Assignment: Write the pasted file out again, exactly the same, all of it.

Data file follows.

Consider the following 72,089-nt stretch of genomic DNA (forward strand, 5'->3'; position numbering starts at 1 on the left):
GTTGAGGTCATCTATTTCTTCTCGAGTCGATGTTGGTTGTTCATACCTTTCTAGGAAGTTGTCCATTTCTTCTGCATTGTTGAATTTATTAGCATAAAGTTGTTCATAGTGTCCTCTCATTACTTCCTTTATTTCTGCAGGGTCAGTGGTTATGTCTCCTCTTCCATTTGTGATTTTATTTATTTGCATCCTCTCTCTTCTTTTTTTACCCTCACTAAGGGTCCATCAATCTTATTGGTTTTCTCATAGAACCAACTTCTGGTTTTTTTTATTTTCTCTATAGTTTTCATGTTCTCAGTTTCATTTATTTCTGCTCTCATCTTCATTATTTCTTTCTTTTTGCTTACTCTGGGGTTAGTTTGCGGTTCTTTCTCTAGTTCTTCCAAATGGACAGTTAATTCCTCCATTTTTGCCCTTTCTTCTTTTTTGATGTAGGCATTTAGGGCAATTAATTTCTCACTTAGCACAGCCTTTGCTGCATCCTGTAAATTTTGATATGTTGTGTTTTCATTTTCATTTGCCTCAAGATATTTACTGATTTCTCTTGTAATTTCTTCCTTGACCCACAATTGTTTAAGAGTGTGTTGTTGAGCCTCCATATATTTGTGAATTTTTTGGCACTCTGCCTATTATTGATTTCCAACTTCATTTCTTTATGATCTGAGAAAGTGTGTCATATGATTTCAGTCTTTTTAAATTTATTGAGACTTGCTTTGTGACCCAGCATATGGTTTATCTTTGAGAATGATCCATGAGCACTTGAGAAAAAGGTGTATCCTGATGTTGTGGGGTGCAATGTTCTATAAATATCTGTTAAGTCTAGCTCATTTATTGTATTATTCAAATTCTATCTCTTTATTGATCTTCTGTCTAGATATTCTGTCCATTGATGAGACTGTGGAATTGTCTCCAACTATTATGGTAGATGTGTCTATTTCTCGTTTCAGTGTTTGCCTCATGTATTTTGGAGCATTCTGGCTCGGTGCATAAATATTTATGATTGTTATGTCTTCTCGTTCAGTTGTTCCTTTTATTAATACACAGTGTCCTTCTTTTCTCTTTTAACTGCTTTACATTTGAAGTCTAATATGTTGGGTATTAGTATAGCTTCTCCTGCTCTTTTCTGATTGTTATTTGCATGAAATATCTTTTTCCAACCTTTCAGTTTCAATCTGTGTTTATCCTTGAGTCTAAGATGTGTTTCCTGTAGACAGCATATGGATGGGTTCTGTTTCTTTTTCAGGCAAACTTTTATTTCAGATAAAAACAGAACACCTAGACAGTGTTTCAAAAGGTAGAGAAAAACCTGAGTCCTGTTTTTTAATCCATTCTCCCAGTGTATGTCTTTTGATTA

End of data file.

Consider the following 72,089-nt stretch of genomic DNA (forward strand, 5'->3'; position numbering starts at 1 on the left):
GTTGAGGTCATCTATTTCTTCTCGAGTCGATGTTGGTTGTTCATACCTTTCTAGGAAGTTGTCCATTTCTTCTGCATTGTTGAATTTATTAGCATAAAGTTGTTCATAGTGTCCTCTCATTACTTCCTTTATTTCTGCAGGGTCAGTGGTTATGTCTCCTCTTCCATTTGTGATTTTATTTATTTGCATCCTCTCTCTTCTTTTTTTACCCTCACTAAGGGTCCATCAATCTTATTGGTTTTCTCATAGAACCAACTTCTGGTTTTTTTTATTTTCTCTATAGTTTTCATGTTCTCAGTTTCATTTATTTCTGCTCTCATCTTCATTATTTCTTTCTTTTTGCTTACTCTGGGGTTAGTTTGCGGTTCTTTCTCTAGTTCTTCCAAATGGACAGTTAATTCCTCCATTTTTGCCCTTTCTTCTTTTTTGATGTAGGCATTTAGGGCAATTAATTTCTCACTTAGCACAGCCTTTGCTGCATCCTGTAAATTTTGATATGTTGTGTTTTCATTTTCATTTGCCTCAAGATATTTACTGATTTCTCTTGTAATTTCTTCCTTGACCCACAATTGTTTAAGAGTGTGTTGTTGAGCCTCCATATATTTGTGAATTTTTTGGCACTCTGCCTATTATTGATTTCCAACTTCATTTCTTTATGATCTGAGAAAGTGTGTCATATGATTTCAGTCTTTTTAAATTTATTGAGACTTGCTTTGTGACCCAGCATATGGTTTATCTTTGAGAATGATCCATGAGCACTTGAGAAAAAGGTGTATCCTGATGTTGTGGGGTGCAATGTTCTATAAATATCTGTTAAGTCTAGCTCATTTATTGTATTATTCAAATTCTATCTCTTTATTGATCTTCTGTCTAGATATTCTGTCCATTGATGAGACTGTGGAATTGTCTCCAACTATTATGGTAGATGTGTCTATTTCTCGTTTCAGTGTTTGCCTCATGTATTTTGGAGCATTCTGGCTCGGTGCATAAATATTTATGATTGTTATGTCTTCTCGTTCAGTTGTTCCTTTTATTAATACACAGTGTCCTTCTTTTCTCTTTTAACTGCTTTACATTTGAAGTCTAATATGTTGGGTATTAGTATAGCTTCTCCTGCTCTTTTCTGATTGTTATTTGCATGAAATATCTTTTTCCAACCTTTCAGTTTCAATCTGTGTTTATCCTTGAGTCTAAGATGTGTTTCCTGTAGACAGCATATGGATGGGTTCTGTTTCTTTTTCAGGCAAACTTTTATTTCAGATAAAAACAGAACACCTAGACAGTGTTTCAAAAGGTAGAGAAAAACCTGAGTCCTGTTTTTTAATCCATTCTCCCAGTGTATGTCTTTTGATTA